The Wikipedia article on Korea states that South Koreans call Korea 한국, while north Koreans call it 조선. Do 'Korea', '한국', and '조선' all refer to the same thing? If so, how did the three different names come about?
Some ethnicity-associated names
- Korea originated from the Goryeo dynasty, from about 10th-14th century.
- Joseon, as present in North Korea's name 조선민주주의인민공화국, originated in the later Joseon dynasty from about 15th-19th century.
- Han 한 originated as a native Korean word for "leader" and similar notions, which has been suggested to be related to khan (as in Genghis Khan) and the like found in the hypothetical Altaic language family. It was used to refer to the Three Hans (leaders) which led people who would eventually form the three Korean kingdoms of Baekje 백제, Silla 신라 and Gaya 가야, hence becoming a name for the ethnic group. The word was later transliterated into hanja as 韩 when the Chinese Han script was used for writing Korean, before the invention of hangul.
The countries' names
Apparently, when DPRK formed, it chose to adopt the name of the last dynasty in Korea, hence Democratic People's Republic of Joseon.
When RoK formed however, the name which was more politically independent (in the sense that it does not pay homage to any dynasty) and ethnically inclusive (since it was claimed that all Koreans descended from people led by the three Hans), was chosen, hence Republic of Great Han.
Finally though, Europeans just cannot resist adhering to the name they are used to - Korea, so the English name for these countries have Korea in place of Joseon and Han. Not only was their name Korea in English, if you look at binomial names (Latin) of some species, the Korean pine is called Pinus koraiensis, so you can expect most European languages to call it Korea.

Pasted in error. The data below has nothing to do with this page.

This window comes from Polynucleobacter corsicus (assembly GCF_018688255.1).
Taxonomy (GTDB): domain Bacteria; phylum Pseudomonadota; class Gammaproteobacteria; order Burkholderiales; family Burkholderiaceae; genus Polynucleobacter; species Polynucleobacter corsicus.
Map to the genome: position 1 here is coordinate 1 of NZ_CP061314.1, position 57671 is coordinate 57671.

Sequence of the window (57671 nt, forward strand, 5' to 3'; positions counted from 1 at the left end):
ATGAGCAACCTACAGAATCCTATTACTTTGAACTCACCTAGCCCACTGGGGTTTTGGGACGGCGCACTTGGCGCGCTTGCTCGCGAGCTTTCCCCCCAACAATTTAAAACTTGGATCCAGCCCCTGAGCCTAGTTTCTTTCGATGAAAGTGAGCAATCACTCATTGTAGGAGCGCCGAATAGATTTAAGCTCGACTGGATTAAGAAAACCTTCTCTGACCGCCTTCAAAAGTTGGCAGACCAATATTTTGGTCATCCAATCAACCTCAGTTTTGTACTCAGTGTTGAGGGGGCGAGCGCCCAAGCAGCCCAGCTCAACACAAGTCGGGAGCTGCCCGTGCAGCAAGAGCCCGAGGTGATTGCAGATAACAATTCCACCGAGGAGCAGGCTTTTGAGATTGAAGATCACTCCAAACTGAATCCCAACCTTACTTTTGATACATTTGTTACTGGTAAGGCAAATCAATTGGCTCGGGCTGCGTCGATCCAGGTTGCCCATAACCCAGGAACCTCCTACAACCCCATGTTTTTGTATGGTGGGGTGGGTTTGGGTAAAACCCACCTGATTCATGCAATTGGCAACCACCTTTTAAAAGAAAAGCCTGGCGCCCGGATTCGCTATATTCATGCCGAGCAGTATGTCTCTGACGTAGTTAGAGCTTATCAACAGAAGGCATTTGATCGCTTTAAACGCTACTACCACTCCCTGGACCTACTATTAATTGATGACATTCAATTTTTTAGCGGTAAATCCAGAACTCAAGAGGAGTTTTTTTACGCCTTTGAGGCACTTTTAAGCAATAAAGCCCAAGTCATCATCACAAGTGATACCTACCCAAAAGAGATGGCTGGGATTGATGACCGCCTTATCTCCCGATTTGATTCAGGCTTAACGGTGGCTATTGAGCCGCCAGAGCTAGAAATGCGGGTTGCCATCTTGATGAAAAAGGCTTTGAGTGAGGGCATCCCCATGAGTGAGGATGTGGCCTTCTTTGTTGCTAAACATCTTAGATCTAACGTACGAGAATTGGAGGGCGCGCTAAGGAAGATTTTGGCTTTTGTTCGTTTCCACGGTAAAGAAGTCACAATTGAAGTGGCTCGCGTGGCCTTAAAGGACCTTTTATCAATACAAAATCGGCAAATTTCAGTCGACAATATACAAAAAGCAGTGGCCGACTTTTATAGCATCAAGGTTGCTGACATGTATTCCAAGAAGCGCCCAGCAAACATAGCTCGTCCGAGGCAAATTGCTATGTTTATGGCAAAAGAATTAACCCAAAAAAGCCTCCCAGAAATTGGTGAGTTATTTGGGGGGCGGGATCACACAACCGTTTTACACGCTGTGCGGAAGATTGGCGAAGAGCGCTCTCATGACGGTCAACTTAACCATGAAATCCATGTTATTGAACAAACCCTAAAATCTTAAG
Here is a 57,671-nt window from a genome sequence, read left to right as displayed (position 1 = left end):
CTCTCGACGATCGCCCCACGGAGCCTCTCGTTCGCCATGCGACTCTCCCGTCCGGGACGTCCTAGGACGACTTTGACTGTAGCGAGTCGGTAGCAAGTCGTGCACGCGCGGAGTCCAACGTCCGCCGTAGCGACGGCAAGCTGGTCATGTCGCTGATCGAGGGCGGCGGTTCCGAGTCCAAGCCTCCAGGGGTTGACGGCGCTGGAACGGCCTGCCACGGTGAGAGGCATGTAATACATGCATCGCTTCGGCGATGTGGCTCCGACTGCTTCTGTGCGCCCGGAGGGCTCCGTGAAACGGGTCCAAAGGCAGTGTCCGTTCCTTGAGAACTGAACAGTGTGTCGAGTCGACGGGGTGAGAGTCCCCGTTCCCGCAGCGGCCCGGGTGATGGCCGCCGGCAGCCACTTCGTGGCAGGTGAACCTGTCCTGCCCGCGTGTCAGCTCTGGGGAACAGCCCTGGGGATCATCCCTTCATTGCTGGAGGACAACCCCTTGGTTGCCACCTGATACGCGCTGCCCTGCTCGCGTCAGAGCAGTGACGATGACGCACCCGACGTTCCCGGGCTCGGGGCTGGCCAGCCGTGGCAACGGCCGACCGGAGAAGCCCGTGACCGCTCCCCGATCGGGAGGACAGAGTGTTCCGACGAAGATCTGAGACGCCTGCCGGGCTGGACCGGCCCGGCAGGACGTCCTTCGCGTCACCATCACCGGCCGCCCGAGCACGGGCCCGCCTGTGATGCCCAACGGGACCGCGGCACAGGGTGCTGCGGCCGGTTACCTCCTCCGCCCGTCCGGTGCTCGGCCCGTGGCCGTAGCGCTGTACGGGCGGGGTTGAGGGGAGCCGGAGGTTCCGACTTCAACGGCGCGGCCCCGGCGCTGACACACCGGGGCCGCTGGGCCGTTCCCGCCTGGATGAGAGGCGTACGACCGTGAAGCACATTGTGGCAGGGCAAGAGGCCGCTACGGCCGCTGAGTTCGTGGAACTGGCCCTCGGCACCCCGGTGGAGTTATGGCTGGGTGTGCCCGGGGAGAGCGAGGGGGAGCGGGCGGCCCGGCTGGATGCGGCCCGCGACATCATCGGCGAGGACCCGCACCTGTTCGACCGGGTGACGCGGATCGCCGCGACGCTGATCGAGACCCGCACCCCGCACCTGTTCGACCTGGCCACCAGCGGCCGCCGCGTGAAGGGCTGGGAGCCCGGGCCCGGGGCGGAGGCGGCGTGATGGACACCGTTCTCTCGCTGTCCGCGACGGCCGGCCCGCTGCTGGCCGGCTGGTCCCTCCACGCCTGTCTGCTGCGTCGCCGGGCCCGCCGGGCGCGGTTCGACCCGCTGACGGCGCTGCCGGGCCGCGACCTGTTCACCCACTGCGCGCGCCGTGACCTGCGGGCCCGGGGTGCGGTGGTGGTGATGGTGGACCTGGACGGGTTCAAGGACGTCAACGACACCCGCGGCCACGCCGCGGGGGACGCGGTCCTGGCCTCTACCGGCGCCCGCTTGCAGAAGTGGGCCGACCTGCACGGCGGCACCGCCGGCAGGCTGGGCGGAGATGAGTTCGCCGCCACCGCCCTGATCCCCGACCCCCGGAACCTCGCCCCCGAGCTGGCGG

Due to all these words having hanja forms, languages of the Sinosphere do not use the word Korea and instead stick to their native forms of the official name:
- Simplified Chinese: 大韩民国, 朝鲜民主主义人民共和国
- Traditional Chinese/Japanese: 大韓民国, 朝鮮民主主義人民共和国
- Vietnamese: Hàn Quốc, Cộng Hòa Dân Chủ Nhân Dân Triều Tiên
Note: Due to the recency of the Joseon dynasty, modern South Koreans may still refer to their country as Joseon.
In the end, the word Korea is used in English, and other European languages, merely for historical reasons. Their names in their native language, and the other languages of the Sinosphere, are more consistent with how Koreans identify themselves, unlike in English.
How is everyone is this thread so wrong about Joseon and Goryeo.
The name Joseon/Choseon comes from the historical period 2333 BCE-108 BCE. The name "Guryeo/Korea" comes from 37 BCE–668 CE.
Thus the name Choseon predates the name/character "Han" referring to the "Samhan/Three Kingdoms" period, and "Korea" comes immediately afterwards.
They retroactively add a "Go-", the Chinese word for ancient/older/etc., to the front of both Choseon and Goryeo names to distinguish them from the newer dynasties/periods named after the original ones.
(Think about how empires based in Turkey and Germany both called themselves Rome or Roman at some point. Just because they were more recent doesn't mean they were the original "Rome" obviously.)
On the rare occasions on which the ROK and DPRK have cooperated in international sporting events (1991 table tennis world championships, summer olympic opening ceremonies 2000 and 2004 and winter olympics women's ice hockey 2018), they have used the name 'Korea'.
In general, though, Koreans use the name 'Korea' when they speak in English. At least South Koreans do - I haven't met any North Koreans.